National Financial Reporting Authority (NFRA):
As it seeks to enhance engagement with stakeholders, the National Financial Reporting Authority (NFRA) will set up a single stakeholders’ advisory group as well as a research cell to support the group.
- A large majority of the respondents have expressed the urgent need for a settlement mechanism rather than a prolonged stand-alone law making process.
- National Financial Reporting Authority (NFRA) was constituted on 1st October, 2018 under section 132 (1) of the Companies Act, 2013.
- In the wake of accounting scams, a need was felt to establish an independent regulator for enforcement of auditing standards and ensuring the quality of audits so as to enhance investor and public confidence in financial disclosures of companies.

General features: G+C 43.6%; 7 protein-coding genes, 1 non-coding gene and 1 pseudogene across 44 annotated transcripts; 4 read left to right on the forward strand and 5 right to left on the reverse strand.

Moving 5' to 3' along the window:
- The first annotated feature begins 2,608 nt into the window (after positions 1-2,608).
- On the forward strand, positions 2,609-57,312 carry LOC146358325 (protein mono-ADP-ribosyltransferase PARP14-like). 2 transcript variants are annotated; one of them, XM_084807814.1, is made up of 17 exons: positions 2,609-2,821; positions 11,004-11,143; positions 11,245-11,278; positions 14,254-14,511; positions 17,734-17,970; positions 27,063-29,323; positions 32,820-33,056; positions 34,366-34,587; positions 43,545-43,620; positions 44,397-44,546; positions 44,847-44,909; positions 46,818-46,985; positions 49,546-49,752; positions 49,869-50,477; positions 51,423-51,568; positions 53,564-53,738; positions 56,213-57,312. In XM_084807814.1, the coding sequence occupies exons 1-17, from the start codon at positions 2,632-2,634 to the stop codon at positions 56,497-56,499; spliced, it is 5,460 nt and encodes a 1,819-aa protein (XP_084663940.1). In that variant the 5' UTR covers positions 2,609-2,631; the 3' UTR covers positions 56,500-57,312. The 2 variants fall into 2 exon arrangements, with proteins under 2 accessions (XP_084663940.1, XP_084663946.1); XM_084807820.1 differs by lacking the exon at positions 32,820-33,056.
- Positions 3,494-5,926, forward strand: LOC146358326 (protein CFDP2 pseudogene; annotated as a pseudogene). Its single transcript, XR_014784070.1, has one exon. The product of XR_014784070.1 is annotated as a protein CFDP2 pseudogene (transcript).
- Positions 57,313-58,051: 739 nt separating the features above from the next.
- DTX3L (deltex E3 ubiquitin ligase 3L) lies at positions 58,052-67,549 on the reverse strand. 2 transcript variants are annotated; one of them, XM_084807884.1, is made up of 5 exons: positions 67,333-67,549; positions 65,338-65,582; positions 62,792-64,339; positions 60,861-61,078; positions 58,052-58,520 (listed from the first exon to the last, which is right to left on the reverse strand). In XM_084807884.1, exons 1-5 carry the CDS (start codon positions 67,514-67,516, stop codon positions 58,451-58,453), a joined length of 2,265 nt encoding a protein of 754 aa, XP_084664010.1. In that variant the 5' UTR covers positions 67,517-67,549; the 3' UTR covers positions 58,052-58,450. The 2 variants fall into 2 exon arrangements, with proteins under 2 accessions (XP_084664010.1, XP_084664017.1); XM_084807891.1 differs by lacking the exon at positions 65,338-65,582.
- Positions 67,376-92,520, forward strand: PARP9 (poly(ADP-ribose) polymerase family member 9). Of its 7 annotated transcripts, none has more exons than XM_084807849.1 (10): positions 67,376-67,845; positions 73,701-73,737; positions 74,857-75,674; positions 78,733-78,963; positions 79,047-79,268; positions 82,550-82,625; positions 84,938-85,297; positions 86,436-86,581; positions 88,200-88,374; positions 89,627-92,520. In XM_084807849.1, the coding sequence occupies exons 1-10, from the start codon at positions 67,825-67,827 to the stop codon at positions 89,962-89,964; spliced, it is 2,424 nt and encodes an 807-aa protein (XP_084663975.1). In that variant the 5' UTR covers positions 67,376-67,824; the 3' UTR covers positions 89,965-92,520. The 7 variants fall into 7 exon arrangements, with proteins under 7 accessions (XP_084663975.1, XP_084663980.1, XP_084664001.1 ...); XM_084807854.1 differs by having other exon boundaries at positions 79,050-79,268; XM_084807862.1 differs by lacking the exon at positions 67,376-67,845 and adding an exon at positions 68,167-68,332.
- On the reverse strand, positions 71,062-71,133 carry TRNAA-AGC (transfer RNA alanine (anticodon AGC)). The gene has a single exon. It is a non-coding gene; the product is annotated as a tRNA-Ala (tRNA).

- The Companies Act requires the NFRA to have a chairperson who will be appointed by the Central Government and a maximum of 15 members.
Functions and Duties:
- Recommend accounting and auditing policies and standards to be adopted by companies for approval by the Central Government;
Monitor and enforce compliance with accounting standards and auditing standards;
- Oversee the quality of service of the professions associated with ensuring compliance with such standards and suggest measures for improvement in the quality of service;
- Perform such other functions and duties as may be necessary or incidental to the aforesaid functions and duties.
- It can probe listed companies and those unlisted public companies having paid-up capital of no less than Rs 500 crore or annual turnover of no less than Rs 1,000 crore.
- It can investigate professional misconduct committed by members of the Institute of Chartered Accountants of India (ICAI) for prescribed class of body corporate or persons.